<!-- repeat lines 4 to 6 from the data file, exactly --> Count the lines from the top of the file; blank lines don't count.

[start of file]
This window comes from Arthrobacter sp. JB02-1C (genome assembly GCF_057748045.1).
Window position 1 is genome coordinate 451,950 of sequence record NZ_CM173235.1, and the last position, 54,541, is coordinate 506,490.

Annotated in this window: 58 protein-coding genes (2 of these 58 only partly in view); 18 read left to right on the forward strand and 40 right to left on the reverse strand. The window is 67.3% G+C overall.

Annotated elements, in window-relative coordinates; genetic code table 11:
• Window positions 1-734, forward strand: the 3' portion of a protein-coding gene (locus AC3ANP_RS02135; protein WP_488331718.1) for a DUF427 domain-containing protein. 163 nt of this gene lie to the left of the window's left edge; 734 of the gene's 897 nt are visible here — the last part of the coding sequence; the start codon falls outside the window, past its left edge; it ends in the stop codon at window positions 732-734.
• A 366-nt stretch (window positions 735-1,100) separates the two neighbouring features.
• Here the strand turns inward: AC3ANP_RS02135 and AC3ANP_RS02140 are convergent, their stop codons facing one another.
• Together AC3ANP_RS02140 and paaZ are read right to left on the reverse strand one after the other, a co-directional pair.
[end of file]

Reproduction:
Annotated elements, in window-relative coordinates; genetic code table 11:
• Window positions 1-734, forward strand: the 3' portion of a protein-coding gene (locus AC3ANP_RS02135; protein WP_488331718.1) for a DUF427 domain-containing protein. 163 nt of this gene lie to the left of the window's left edge; 734 of the gene's 897 nt are visible here — the last part of the coding sequence; the start codon falls outside the window, past its left edge; it ends in the stop codon at window positions 732-734.
• A 366-nt stretch (window positions 735-1,100) separates the two neighbouring features.